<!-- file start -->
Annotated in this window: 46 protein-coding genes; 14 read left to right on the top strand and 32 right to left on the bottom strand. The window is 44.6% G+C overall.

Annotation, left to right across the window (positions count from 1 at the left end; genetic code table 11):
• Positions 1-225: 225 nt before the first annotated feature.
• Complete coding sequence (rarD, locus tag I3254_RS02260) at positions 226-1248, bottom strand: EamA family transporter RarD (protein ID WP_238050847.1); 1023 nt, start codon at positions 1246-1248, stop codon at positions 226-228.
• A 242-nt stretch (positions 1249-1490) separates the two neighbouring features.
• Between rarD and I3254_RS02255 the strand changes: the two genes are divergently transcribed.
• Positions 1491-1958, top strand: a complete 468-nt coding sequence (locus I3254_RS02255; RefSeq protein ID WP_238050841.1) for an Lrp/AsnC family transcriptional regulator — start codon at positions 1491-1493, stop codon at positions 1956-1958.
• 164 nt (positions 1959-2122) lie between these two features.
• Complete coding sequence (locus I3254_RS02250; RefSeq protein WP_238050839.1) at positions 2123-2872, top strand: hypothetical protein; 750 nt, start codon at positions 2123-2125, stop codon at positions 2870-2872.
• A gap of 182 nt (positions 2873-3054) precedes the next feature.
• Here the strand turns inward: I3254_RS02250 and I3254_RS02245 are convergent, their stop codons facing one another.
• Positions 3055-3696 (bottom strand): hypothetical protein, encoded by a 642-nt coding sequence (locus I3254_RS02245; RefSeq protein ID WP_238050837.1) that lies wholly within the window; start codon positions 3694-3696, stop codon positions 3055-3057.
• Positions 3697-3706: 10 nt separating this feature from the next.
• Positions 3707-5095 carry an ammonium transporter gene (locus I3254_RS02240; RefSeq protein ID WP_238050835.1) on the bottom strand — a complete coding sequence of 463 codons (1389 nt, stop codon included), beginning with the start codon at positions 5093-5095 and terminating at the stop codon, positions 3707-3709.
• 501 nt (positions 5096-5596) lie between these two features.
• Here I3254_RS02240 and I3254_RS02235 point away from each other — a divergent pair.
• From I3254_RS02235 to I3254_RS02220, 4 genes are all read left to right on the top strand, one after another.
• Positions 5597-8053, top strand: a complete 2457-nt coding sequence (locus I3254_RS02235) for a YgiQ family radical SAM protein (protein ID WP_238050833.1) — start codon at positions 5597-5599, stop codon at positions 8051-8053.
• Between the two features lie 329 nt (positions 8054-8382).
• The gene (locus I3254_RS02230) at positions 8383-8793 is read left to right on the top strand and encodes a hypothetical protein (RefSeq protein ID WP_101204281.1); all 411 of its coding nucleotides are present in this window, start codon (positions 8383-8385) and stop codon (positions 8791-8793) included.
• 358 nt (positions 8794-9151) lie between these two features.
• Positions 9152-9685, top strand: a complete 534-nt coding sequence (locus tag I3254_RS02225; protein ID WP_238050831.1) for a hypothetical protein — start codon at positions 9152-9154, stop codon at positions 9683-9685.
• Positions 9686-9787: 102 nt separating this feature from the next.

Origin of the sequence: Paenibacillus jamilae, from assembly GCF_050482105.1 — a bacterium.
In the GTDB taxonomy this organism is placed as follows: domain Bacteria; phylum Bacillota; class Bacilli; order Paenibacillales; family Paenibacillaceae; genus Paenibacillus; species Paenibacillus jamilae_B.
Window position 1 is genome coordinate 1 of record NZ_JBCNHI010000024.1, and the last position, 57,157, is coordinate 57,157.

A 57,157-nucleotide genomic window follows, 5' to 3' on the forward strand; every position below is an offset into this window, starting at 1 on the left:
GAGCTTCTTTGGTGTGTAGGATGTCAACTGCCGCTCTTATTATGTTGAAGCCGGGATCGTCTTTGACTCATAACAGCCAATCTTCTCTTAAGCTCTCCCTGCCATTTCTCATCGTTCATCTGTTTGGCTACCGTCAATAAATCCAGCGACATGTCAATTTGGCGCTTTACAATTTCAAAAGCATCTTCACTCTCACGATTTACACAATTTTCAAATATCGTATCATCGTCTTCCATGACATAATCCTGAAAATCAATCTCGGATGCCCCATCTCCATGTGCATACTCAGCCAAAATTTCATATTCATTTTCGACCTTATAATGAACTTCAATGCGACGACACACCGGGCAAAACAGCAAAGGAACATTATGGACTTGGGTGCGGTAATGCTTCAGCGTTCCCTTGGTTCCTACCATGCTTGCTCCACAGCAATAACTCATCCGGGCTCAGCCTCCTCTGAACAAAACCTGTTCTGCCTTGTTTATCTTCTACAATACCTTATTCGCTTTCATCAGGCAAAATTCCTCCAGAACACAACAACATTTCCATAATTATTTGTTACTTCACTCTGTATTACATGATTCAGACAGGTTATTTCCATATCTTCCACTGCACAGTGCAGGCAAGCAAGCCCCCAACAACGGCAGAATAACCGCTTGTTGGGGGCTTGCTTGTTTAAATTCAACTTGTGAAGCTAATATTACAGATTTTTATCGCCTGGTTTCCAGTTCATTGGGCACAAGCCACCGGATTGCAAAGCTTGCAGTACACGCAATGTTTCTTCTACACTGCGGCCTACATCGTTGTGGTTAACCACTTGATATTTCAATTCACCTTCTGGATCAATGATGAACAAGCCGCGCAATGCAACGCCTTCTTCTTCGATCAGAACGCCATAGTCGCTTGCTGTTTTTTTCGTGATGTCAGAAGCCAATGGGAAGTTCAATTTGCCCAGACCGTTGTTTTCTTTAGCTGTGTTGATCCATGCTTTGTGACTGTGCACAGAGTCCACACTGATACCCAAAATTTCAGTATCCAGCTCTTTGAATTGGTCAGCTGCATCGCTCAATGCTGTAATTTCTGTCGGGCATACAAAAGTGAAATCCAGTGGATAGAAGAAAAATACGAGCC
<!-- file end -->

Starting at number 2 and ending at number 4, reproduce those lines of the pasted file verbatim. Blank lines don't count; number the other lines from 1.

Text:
Annotation, left to right across the window (positions count from 1 at the left end; genetic code table 11):
• Positions 1-225: 225 nt before the first annotated feature.
• Complete coding sequence (rarD, locus tag I3254_RS02260) at positions 226-1248, bottom strand: EamA family transporter RarD (protein ID WP_238050847.1); 1023 nt, start codon at positions 1246-1248, stop codon at positions 226-228.